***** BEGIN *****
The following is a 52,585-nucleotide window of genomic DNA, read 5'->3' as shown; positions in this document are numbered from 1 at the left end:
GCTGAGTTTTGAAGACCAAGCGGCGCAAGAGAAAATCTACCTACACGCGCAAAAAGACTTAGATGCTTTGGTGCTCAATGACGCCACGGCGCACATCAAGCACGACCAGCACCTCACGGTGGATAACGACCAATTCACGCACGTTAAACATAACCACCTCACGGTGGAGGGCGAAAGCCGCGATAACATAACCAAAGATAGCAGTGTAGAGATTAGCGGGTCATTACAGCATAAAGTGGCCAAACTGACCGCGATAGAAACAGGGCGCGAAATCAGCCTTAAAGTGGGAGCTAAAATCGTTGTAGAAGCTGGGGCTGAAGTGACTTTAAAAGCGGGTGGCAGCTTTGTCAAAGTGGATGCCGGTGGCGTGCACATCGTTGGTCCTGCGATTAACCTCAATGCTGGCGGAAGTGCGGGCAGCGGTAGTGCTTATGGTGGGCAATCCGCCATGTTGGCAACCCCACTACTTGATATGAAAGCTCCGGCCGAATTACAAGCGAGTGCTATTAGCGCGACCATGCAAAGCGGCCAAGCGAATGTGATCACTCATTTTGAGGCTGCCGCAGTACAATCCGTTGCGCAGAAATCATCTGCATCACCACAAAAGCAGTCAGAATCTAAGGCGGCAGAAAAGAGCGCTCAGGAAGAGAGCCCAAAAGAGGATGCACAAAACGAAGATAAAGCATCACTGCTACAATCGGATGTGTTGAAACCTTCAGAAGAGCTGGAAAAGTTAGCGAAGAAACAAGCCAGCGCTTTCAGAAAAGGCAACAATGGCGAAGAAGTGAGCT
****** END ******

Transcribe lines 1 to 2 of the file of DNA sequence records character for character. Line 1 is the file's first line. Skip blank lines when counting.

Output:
The following is a 52,585-nucleotide window of genomic DNA, read 5'->3' as shown; positions in this document are numbered from 1 at the left end:
GCTGAGTTTTGAAGACCAAGCGGCGCAAGAGAAAATCTACCTACACGCGCAAAAAGACTTAGATGCTTTGGTGCTCAATGACGCCACGGCGCACATCAAGCACGACCAGCACCTCACGGTGGATAACGACCAATTCACGCACGTTAAACATAACCACCTCACGGTGGAGGGCGAAAGCCGCGATAACATAACCAAAGATAGCAGTGTAGAGATTAGCGGGTCATTACAGCATAAAGTGGCCAAACTGACCGCGATAGAAACAGGGCGCGAAATCAGCCTTAAAGTGGGAGCTAAAATCGTTGTAGAAGCTGGGGCTGAAGTGACTTTAAAAGCGGGTGGCAGCTTTGTCAAAGTGGATGCCGGTGGCGTGCACATCGTTGGTCCTGCGATTAACCTCAATGCTGGCGGAAGTGCGGGCAGCGGTAGTGCTTATGGTGGGCAATCCGCCATGTTGGCAACCCCACTACTTGATATGAAAGCTCCGGCCGAATTACAAGCGAGTGCTATTAGCGCGACCATGCAAAGCGGCCAAGCGAATGTGATCACTCATTTTGAGGCTGCCGCAGTACAATCCGTTGCGCAGAAATCATCTGCATCACCACAAAAGCAGTCAGAATCTAAGGCGGCAGAAAAGAGCGCTCAGGAAGAGAGCCCAAAAGAGGATGCACAAAACGAAGATAAAGCATCACTGCTACAATCGGATGTGTTGAAACCTTCAGAAGAGCTGGAAAAGTTAGCGAAGAAACAAGCCAGCGCTTTCAGAAAAGGCAACAATGGCGAAGAAGTGAGCT